Civil liberties groups say their efforts to fight censorship on college campuses are increasingly facing schools that weaponize discrimination and harassment policies to silence unwanted expression.
Colleges are now using so-called “no-contact orders” as de facto speech codes to prevent people from engaging in constitutionally protected expression, according to Tyson Langhofer, director of the Alliance Defending Freedom’s Center for Academic Freedom.
“That’s a new phenomenon that we’re seeing, where they’re essentially saying that they have a duty to protect students from speech they don’t like, and they’re willing to actually issue a no-contact order, basically a restraining order, against that,” Mr. Langhofer said. “And that’s a new phenomenon that’s very concerning because it’s being driven by the students, and the universities are just capitulating to that.”
ADF’s Center for Academic Freedom has litigated against more than a dozen colleges and universities in the last year. It touts a near 90% success rate challenging alleged violations of students’ First Amendment rights since its founding in 2006.
The religious liberty organization known for its Supreme Court advocacy has recently found itself tussling with officials at Southern Illinois University-Edwardsville and the University of Idaho who have issued no-contact orders.
ADF is suing Southern Illinois officials over alleged First Amendment violations against student Maggie DeJong, whose social media posts on politics, religion and race prompted the school to issue no-contact orders on behalf of three offended students in her graduate program.
The school ordered Ms. DeJong to not have any contact or “indirect communication” with her classmates, according to ADF’s lawsuit.
The school later rescinded the orders after being contacted by attorneys, ADF said.
SIUE spokesperson Megan Wieser said the university does not comment on pending litigation, and she said censorship is not an institutional objective.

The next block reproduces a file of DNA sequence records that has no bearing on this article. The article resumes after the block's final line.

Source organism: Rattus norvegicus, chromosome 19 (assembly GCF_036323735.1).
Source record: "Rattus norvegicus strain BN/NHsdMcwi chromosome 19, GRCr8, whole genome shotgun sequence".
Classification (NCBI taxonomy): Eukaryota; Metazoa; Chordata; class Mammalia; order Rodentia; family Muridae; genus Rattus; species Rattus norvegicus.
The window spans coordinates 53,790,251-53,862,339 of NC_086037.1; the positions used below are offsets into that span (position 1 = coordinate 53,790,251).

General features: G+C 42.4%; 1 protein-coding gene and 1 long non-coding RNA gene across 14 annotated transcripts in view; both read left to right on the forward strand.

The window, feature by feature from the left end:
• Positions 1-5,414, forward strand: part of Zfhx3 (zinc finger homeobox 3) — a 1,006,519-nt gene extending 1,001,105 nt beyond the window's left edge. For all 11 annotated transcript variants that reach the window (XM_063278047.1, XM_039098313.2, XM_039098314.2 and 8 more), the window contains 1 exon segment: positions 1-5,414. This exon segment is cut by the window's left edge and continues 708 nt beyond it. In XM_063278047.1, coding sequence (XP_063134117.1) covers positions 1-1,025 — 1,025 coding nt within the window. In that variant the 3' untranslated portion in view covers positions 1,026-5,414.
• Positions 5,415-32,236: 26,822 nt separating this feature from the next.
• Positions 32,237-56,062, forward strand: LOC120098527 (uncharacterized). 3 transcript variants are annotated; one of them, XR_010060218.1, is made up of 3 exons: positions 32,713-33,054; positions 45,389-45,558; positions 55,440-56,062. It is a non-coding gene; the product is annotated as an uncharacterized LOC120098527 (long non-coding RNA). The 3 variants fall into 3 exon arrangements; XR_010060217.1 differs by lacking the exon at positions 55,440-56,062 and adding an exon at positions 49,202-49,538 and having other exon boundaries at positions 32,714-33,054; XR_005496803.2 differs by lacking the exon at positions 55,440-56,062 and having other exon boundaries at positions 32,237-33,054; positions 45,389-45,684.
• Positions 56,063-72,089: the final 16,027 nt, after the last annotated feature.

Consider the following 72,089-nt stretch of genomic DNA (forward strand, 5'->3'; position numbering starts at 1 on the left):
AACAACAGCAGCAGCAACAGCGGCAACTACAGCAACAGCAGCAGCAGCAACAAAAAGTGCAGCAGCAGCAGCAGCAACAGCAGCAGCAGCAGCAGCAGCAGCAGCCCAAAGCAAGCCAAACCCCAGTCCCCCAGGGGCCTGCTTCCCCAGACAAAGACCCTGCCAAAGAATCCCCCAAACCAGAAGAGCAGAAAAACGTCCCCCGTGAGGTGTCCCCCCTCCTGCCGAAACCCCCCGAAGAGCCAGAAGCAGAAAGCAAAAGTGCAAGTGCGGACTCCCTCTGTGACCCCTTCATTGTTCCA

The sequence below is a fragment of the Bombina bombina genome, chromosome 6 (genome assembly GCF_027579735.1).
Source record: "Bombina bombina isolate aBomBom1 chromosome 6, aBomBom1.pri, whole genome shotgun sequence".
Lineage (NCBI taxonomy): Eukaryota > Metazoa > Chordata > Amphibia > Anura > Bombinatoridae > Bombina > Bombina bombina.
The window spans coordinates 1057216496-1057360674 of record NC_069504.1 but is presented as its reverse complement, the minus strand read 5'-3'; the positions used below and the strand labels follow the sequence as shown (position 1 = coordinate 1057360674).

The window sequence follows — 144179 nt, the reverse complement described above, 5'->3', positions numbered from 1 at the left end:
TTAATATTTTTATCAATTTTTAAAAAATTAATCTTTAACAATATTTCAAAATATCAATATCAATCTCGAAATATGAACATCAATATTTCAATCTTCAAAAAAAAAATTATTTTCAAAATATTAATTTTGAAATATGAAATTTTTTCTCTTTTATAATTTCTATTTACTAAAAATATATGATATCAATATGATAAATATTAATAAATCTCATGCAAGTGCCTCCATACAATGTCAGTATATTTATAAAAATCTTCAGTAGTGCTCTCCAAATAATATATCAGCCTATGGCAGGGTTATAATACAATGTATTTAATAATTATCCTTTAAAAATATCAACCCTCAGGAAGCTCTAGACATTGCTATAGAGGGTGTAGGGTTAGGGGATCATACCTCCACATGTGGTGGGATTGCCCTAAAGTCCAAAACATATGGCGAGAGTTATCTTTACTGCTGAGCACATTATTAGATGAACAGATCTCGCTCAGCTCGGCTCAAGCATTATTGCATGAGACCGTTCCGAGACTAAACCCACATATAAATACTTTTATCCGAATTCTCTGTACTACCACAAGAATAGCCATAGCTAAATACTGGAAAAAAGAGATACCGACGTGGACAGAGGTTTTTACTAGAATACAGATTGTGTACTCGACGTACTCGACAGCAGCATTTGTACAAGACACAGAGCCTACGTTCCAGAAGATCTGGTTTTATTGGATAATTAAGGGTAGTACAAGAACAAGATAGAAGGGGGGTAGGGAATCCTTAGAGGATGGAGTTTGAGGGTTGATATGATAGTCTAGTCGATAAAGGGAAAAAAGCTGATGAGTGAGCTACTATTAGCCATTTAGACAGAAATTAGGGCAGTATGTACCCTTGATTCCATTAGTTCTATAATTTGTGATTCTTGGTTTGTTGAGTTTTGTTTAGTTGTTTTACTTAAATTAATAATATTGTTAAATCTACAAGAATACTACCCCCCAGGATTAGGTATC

“There is a delicate balance required of all citizens as we engage in productive and respectful dialogue involving diverse viewpoints,” Ms. Wieser said in an email. “Balancing the two deeply valued principles of free speech and ensuring a non-hostile environment, in real-time, is what makes universities like SIUE special.”
Mr. Langhofer said schools previously used free-speech zones to physically isolate speakers sharing messages that administrators and students disliked. Now, he’s finding that the no-contact orders are becoming more popular.
Foundation for Individual Rights and Expression Executive Director Robert Shibley said his organization has witnessed the shift too. He views the new mood on campus as reflective of students’ changing beliefs.
“When I started at FIRE almost 19 years ago, students were very reliably allies of free speech,” Mr. Shibley said. “We could basically, in every case, turn to students who would speak up for the right of the fellow student to say things that dissented from the campus mainstream, and while I think most students still do believe in those rights, that’s certainly not the vocal segment now.”
FIRE said earlier this month that it was rebranding to replace “education” in its name with “expression” as it embarks on off-campus advocacy focused on censorship outside of schools. The organization has mounted a $75 million campaign focused on litigation, research and public education with an initial $10 million spent on advertising online, on cable television and on billboards.
The group sees gaps in the free speech arena that it wants to help fill, and it is not alone. Speech First, another advocacy group legally challenging efforts to shut down speech, said last week it helped cause the University of Houston to change its harassment policy that allegedly allowed the school to punish students for off-campus speech.
The group said it secured a settlement of $30,000 from the university as well.
• Ryan Lovelace can be reached at firstname.lastname@example.org.
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